Henrik Lundqvist reacts after allowing a goal to Boston Bruins...

Henrik Lundqvist reacts after allowing a goal to Boston Bruins defenseman Dougie Hamilton during the second period of a game at Madison Square Garden on Sunday, March 2, 2014. Credit: Brad Penner

Call it a forgettable weekend for the Rangers -- back-to-back losses filled with potholes like New York's roads this winter, and with them, a sense that the race for a playoff berth could go down to the wire in April.

After falling to the Bruins, 6-3, last night at Madison Square Garden a day after losing to the Flyers, 4-2, in Philadelphia, the Rangers remained at 69 points. They slipped to third place in the Metropolitan Division and seventh place in the Eastern Conference, a point behind the Flyers and only one point clear of the playoff line.

Boston's Tuukka Rask made 19 saves in the first period and 39 overall. The deep Bruins, who win battles in front of both nets with regularity, are "an elite team," in Rangers coach Alain Vigneault's words. They have won all three games against the Blueshirts this season.

"It seems like we're having lapses," captain Ryan Callahan said. "Teams are capitalizing on us when we have those. We've got to get that next one [against Toronto on Wednesday]."

The Rangers might be distracted by the lingering negotiations between Callahan and the front office, which could come to a head by Wednesday's 3 p.m. trade deadline. Without an agreement, Callahan, a pending unrestricted free agent, could be dealt.

"It's been on my mind, there's no secret," said Callahan, who said he did not view the game as his last with the team that drafted him in 2004. "I want to be here and I just try to focus on doing what I can for the team."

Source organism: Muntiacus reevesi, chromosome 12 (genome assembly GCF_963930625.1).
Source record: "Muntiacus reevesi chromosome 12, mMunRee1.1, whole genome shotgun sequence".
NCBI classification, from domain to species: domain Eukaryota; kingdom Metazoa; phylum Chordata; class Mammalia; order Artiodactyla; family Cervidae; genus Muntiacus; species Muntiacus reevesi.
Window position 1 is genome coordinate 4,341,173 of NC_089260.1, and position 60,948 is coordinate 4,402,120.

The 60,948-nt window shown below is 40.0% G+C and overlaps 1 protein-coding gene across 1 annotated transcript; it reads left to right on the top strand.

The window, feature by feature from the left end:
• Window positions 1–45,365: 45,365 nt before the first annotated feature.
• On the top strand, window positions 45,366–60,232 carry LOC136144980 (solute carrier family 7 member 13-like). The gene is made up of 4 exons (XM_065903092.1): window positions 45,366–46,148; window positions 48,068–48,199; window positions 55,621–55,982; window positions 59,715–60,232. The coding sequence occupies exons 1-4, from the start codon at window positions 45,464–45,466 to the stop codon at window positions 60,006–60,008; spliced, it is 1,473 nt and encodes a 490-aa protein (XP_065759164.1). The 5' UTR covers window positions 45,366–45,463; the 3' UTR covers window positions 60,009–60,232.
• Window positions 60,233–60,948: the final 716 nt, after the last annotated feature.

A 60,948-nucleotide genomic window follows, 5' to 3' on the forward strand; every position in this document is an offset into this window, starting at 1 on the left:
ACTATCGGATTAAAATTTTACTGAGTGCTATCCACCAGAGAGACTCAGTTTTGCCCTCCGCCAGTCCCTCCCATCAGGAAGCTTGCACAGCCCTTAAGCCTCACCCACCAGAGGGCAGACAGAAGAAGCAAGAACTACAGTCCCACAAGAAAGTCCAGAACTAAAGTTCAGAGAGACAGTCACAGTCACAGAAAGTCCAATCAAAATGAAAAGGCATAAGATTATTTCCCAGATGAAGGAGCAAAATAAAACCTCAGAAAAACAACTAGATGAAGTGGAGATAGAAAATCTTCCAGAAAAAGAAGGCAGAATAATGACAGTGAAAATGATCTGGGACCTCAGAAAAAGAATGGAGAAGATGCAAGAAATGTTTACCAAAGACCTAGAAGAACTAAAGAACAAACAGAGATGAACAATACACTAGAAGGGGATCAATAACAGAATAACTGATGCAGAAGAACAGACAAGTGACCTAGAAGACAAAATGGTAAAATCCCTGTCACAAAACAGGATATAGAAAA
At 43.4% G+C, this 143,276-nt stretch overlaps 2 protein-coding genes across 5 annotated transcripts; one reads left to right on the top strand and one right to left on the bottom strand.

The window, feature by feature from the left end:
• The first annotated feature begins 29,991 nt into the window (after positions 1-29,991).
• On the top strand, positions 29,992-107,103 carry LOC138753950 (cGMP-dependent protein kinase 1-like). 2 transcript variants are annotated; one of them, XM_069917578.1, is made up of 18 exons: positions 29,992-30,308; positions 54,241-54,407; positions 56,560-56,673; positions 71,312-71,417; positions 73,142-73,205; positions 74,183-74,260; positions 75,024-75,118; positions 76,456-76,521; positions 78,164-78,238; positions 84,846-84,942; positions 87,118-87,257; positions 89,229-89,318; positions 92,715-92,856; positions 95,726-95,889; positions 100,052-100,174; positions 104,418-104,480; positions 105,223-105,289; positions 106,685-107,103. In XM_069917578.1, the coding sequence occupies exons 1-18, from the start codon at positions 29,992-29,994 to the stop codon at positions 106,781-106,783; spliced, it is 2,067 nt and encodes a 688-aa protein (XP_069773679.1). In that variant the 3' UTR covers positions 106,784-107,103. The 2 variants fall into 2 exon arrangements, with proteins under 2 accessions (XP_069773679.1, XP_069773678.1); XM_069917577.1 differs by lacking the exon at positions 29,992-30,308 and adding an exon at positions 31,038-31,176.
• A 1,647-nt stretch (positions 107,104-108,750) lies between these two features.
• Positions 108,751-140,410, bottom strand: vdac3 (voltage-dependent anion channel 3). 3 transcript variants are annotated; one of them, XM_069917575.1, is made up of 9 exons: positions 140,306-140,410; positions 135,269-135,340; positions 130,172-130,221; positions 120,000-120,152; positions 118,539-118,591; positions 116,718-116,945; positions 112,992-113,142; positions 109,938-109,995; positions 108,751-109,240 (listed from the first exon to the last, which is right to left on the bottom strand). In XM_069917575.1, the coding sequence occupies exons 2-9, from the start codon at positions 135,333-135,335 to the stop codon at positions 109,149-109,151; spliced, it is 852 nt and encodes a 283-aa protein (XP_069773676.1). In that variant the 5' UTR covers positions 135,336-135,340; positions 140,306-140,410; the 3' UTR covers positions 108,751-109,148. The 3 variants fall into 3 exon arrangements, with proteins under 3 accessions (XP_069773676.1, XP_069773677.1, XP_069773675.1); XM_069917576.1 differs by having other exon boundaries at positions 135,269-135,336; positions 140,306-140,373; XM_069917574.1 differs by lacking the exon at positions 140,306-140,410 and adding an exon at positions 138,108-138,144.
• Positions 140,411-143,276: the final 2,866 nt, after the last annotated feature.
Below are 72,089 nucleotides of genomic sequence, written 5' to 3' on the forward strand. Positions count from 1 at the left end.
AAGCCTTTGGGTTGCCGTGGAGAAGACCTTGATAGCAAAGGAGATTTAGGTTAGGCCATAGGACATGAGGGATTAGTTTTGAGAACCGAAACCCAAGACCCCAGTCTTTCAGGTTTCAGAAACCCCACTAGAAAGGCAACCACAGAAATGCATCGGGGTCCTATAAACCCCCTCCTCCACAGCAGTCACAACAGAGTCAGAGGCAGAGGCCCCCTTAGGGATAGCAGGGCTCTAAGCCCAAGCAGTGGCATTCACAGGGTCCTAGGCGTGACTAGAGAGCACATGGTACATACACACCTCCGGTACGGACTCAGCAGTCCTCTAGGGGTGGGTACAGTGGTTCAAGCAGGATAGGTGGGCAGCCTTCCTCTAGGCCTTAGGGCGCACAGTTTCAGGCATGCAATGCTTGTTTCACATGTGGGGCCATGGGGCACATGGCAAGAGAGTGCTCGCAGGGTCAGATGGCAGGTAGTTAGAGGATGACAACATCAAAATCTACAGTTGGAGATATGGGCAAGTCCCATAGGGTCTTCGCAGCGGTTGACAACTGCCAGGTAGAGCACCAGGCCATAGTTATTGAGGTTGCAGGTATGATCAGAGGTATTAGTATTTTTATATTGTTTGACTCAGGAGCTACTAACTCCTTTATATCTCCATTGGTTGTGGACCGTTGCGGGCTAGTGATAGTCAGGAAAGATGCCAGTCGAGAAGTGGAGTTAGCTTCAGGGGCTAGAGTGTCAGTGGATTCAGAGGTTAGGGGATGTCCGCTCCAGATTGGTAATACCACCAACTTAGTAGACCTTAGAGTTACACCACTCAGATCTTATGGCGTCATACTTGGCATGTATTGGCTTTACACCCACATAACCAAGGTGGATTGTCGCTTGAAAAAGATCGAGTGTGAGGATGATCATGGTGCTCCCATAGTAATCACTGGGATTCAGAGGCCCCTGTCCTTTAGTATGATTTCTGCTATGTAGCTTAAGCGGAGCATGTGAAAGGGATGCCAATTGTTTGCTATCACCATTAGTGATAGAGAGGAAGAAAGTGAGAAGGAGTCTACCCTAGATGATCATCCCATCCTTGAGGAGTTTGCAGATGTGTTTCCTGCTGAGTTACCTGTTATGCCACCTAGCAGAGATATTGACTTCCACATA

In the first period, the Rangers came out of the gate with speed and intensity but managed only J.T. Miller's stick-side, forehand finish off a breakaway at 3:20.

Although the Rangers held a 14-1 edge in shots, the Bruins found their legs, and Jarome Iginla crashed the crease behind Ryan McDonagh and redirected a pass from David Krejci at 18:07 for a 1-1 tie.

"I thought Rask played one of the best first periods a goaltender has played against us," Vigneault said.

In the second and third, breakdowns cost the Rangers. The Bruins built a 3-1 lead on goals by Dougie Hamilton (the trailer on a rush) at 4:04 and Carl Soderberg (left untouched in front) at 9:34.

Brad Richards snapped his 16th over Rask's right shoulder at 16:53 to cut the lead to one. Trailing 3-2 in the third, the Rangers had their third power play, but seconds after Callahan hit the post, Richards got lost in the defensive zone and Gregory Campbell stuck in the dagger with a shorthanded goal at 9:04.

"I can't make that [wrong] read," Richards said. "It's the game there."

Campbell's second goal came when Daniel Paille's shot went off his skate. McDonagh and Milan Lucic traded scores in the final minutes.

"We've got to tighten up for sure," Richards said. "We've got to keep it down, two goals or less."

Lundqvist, who hadn't surrendered six goals since Oct. 10 in Anaheim, called it "extremely painful . . . When you give up six, it's not good enough, but thinking of the goals, it's some tough plays.''

And a tough stretch coming up for the Rangers, who play nine games on the road in March before they get to spring.

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